If you have been injured and someone else was to blame (even partially), our no win, no fee guarantee takes the risk out of making an irritable bowel syndrome injury compensation claim. Read more about making a No win, no fee claim
What do I pay if I win my irritable bowel syndrome claim?
Your injury solicitor will receive a success fee which is deducted from your compensation, once your claim is settled. The solicitor's success fee can be up to 25%. Your solicitor will agree a success fee with you before you start your claim.
What do I pay if I do not win my irritable bowel syndrome claim?
If your irritable bowel syndrome claim is not successful then you won't have to pay your solicitor any fees. Your solicitor may take out insurance to ensure there will be nothing to pay.
Is there a catch?
The Conditional Fee Agreement (CFA) sets out the terms between you and your solicitor., No Win No Fee is a regulated activity and as such there should be no nasty surprises in the agreement. Nevertheless, it is recommended that you read the agreement carefully and ask any questions if you are unsure.
How can Quittance help?
Your solicitor will fight for the best possible compensation settlement for you, the highly-experienced panel of solicitors have an excellent track record of winning injury claims.
If you have any questions, or would like to start a No Win No Fee claim, we are open 8am to 9pm weekdays, 9am to 6pm on Saturday, and 9.30am to 5pm on Sunday.
Call us FREE 0800 612 7456 or arrange a callback:
if you can claim
to start a claim
Irritable bowel syndrome FAQ's
Can I claim for someone else?
Yes. In certain circumstances, it is possible to claim compensation on behalf of another person in the capacity of a 'litigation friend'.
If an injured person is either too young or vulnerable, too injured or otherwise unable to claim on their own behalf, their litigation friend can handle the claim process on behalf of the injured person.
The litigation friend will be responsible for communicating with the solicitors, and for making decisions in respect of the claim.
Can I claim if I was partly responsible for an accident?
You may still be able to claim compensation even if you contributed to your accident or to your injuries.
However, if you were partly to blame (known as contributory negligence), your compensation may be reduced and it may be more difficult to prove liability.
How long do I have to make an irritable bowel syndrome claim?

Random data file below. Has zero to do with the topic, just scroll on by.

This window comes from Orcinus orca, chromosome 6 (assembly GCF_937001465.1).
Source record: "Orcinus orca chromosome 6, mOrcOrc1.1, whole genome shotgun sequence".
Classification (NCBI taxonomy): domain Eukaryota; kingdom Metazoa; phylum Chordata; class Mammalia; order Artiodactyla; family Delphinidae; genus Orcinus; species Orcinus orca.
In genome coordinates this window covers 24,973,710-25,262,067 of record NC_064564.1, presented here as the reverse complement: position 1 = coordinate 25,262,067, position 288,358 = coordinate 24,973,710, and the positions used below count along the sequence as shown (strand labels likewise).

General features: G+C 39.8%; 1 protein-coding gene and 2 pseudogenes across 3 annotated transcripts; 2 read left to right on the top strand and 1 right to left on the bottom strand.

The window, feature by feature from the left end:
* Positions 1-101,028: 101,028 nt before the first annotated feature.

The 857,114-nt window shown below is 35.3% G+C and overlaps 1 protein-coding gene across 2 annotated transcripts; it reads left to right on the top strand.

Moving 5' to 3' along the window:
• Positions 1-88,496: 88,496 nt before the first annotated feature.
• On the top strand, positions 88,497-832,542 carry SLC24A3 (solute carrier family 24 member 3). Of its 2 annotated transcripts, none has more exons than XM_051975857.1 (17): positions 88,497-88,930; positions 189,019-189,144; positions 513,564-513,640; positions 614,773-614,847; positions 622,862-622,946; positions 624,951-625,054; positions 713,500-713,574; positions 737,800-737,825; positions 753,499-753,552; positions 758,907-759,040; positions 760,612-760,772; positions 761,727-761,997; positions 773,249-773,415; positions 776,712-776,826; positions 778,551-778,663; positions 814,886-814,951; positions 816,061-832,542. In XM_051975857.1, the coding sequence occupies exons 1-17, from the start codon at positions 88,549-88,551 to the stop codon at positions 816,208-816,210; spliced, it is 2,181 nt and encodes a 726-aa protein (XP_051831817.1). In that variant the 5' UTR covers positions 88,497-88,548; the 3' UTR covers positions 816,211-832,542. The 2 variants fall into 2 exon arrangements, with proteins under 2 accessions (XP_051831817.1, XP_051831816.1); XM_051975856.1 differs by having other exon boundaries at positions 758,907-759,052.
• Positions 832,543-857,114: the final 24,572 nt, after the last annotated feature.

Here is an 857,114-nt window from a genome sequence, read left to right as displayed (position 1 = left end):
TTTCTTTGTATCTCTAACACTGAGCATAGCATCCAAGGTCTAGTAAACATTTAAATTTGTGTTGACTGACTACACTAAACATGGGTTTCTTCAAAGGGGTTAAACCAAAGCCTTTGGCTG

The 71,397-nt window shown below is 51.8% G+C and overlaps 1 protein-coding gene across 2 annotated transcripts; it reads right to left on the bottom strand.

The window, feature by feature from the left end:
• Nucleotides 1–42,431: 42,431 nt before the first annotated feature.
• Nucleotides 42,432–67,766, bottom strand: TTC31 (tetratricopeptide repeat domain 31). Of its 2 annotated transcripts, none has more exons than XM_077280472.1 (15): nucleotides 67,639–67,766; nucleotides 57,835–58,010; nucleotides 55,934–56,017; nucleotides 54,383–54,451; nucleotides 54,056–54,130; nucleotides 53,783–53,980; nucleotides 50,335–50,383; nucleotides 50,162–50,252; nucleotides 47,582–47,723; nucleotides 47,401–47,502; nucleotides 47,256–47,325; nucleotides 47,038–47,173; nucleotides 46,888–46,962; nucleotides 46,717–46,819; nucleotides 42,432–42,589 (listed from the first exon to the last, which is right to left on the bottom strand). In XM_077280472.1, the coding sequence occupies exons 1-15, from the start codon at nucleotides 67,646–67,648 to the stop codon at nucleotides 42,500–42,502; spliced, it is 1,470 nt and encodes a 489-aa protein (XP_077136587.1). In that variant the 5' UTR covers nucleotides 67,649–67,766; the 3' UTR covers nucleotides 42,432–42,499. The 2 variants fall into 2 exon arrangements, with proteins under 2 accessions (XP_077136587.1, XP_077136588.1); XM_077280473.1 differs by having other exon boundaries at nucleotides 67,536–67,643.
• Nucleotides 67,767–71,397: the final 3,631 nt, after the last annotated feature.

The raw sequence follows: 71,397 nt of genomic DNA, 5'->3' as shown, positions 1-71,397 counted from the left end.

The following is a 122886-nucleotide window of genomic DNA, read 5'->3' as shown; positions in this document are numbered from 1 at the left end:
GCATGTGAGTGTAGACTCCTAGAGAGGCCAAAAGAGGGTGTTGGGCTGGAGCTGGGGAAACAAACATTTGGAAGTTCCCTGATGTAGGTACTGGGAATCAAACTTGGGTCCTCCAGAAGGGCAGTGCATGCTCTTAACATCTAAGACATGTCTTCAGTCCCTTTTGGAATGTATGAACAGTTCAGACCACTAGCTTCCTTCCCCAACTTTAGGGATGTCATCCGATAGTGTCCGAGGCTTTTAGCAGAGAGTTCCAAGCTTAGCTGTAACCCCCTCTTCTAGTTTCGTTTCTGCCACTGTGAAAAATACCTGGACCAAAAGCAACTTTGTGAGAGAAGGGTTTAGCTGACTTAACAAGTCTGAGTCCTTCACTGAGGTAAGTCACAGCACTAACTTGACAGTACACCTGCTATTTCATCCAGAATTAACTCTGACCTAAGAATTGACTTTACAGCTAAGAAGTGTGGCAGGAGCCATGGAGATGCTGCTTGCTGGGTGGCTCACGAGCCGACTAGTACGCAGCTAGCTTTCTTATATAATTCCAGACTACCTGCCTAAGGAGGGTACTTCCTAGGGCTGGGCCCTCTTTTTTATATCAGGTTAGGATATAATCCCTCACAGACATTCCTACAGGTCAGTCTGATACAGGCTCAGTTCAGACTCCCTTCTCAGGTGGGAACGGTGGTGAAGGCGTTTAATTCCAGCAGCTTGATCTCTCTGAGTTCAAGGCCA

In general, you have a time limit of up to 3 years from the date of the irritable bowel syndrome to make an injury claim.
The last date you can make a claim is known as the claim limitation date - after which your irritable bowel syndrome claim becomes 'statute barred'.
Can I claim for an irritable bowel syndrome after 3 years?
Possibly. The general rule for adults is that a claim must be started within three years.
However, the three-year countdown starts on the day you learned of your injury or illness. This will usually be the date of the accident, but could be the date your doctor gave you a diagnosis.
If you were injured as a child, you do have up until your 21st birthday to make a claim.
There other circumstances that can also impact the limitation date. Call us now on 0800 612 7456 to find out if you are still able to claim irritable bowel syndrome compensation.
In reality, there are a number of factors that can affect whether an irritable bowel syndrome claim will be taken on by a solicitor.
Will I have to go to court?
Highly unlikely. The vast majority of claims that are settled by the solicitor panel are settled out of court.
Only a very small percentage (approx. 5%) of personal injury claims go to court. Generally, only very complex cases, or those where liability cannot be resolved, end up in court.
Cases that do ultimately go to court are held in front of a judge, not a jury.
Will I have to go to a solicitor's office?
No. You will not need visit a solicitor's office. As with most professional services, it is no longer necessary to meet face to face with your solicitor. Personal injury claims are dealt with via email, post and telephone.
Should you need to have a medical, this will be arranged at a medical centre near you or at your GP's surgery.
Can I get an early compensation payment?
If you suffer financial hardship as a result of an injury, you may be able to claim an interim compensation payment.
An interim payment is a partial settlement of your claim which is paid before your claim is concluded. The amount you receive in interim payments would then be deducted from your final compensation settlement or award.
About the author
Howard qualified as a solicitor in 1984 and has specialised in personal injury for over 25 years. He is a member of the Association of Personal Injury Lawyers (APIL) and is a recognised Law Society Personal Injury Panel expert.
Read more about this Quittance Legal Expert